I spent most of yesterday evening curled up with Kim Cooper's manuscript, with the album unhealthily loud in my headphones. The manuscript needs just a tiny bit of tinkering, but it's going to be such a good book. It's warm, charming, and inspiring: a great oral history of a remarkable group of people. Here's an extract...
As if afraid or unwilling to slow down, Jeff fueled his creativity with cigarettes and endless cups of coffee from the Dunkin’ Donuts down the street, staying awake until dawn working and reworking the songs that would end up on In The Aeroplane Over The Sea. When he did sleep, strange things happened. Jeff was subject to night terrors, waking dreams and sleepwalking, and occasionally he would bring his housemates along for the ride. Laura remembers one night when “He thought that all these monks were coming in the house, and there were buckets of water, and he was trying to move these buckets out of the way because the monks were gonna spill them all over the floor. He’s jumping around, telling me, ‘The monks are here! You gotta get out of the house!’ I was sound asleep and I woke up. ‘Get out the window!’ And I got out the window! And I’m standing outside in my underwear in suburbia. And then I realized, god, he’s just dreaming, I better get back in there.”
Jeff’s favorite place to sing was in the bathroom—fortunately, the house had two—and nearly everyone who visited has stories of hearing Jeff’s booming voice and amplified acoustic strum from behind the closed door. Fellow songwriters marveled that he rarely seemed to write lyrics down, instead working out songs by singing them again and again until the words fell into a repeatable pattern. Ben Crum, from the Athens band Great Lakes, quotes his friend Louis Schefano, who Jeff once told that he almost felt like he didn’t write the songs that ended up on Aeroplane at all, “but that he had just channeled them from somewhere.”
In addition to the (relatively) conventional songs he was writing, or channeling, Jeff devoted considerable time to making tape loops in emulation of musique concrete composers like Pierre Henry. Ultimately, he chose not to release these recordings, although some of these would be played on Jeff’s show on WFMU that aired in 2002.
As a songwriter, Bryan Poole was fascinated by Jeff’s creative process. “I could tell when he would be pacing around the room that those songs would be so personal. They came from a space inside of him that he wasn’t even sure where it was coming from. He says he has these pieces, these film strips. A lot of the time I think he pieces together these things in his head that he sees.” Sometimes the music from the next room sounded so magical, Bryan idly thought about putting in a tape and hitting “play”—but it would so clearly be a violation of Jeff’s trust that he never acted on the idea.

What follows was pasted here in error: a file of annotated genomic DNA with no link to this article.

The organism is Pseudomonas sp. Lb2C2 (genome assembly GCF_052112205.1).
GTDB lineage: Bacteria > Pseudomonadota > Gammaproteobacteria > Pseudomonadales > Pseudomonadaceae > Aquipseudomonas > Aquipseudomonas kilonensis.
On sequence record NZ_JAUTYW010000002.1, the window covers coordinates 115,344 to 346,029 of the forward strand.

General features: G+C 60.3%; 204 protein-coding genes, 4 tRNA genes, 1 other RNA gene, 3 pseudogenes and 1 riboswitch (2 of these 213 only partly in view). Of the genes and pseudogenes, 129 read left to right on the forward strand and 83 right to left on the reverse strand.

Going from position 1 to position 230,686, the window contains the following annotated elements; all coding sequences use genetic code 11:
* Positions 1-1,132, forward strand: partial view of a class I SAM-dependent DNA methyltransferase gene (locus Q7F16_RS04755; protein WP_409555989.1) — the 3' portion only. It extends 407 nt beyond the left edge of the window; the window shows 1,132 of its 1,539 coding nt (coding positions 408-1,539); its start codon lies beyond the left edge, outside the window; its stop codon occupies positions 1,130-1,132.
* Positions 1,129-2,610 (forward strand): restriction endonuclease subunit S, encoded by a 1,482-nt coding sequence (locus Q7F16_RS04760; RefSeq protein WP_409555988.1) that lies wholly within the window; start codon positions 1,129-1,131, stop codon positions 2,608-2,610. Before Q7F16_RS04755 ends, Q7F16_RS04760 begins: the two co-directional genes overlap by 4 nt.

Bryan was also curious to hear what the genius next door was listening to. He discovered that Jeff had a great, eclectic record collection. Pierre Henry was a constant, and Jeff liked to play and sing along to Neil Young’s song “Don’t Let It Bring You Down,” probably the only mainstream music Bryan ever heard from his room. He’d play weird old Folkways ethnographic records, free jazz on Impulse, electronic music. And everyone in Jeff’s circle seemed to adore the Minutemen, that jazzy San Pedro punk trio who were as close as brothers, with an intense connection that must have seemed familiar to the Elephant 6 collective.
Drawing on years of compositions that were never recorded, or had only appeared on small-run cassettes, Jeff often took pieces of old songs and integrated them into new ones. Laura Carter would spot bridges written when Jeff was fifteen making their way into songs destined for Aeroplane. Even though this was his second formal album, there was such a huge backlog of material that there was no question of a sophomore slump.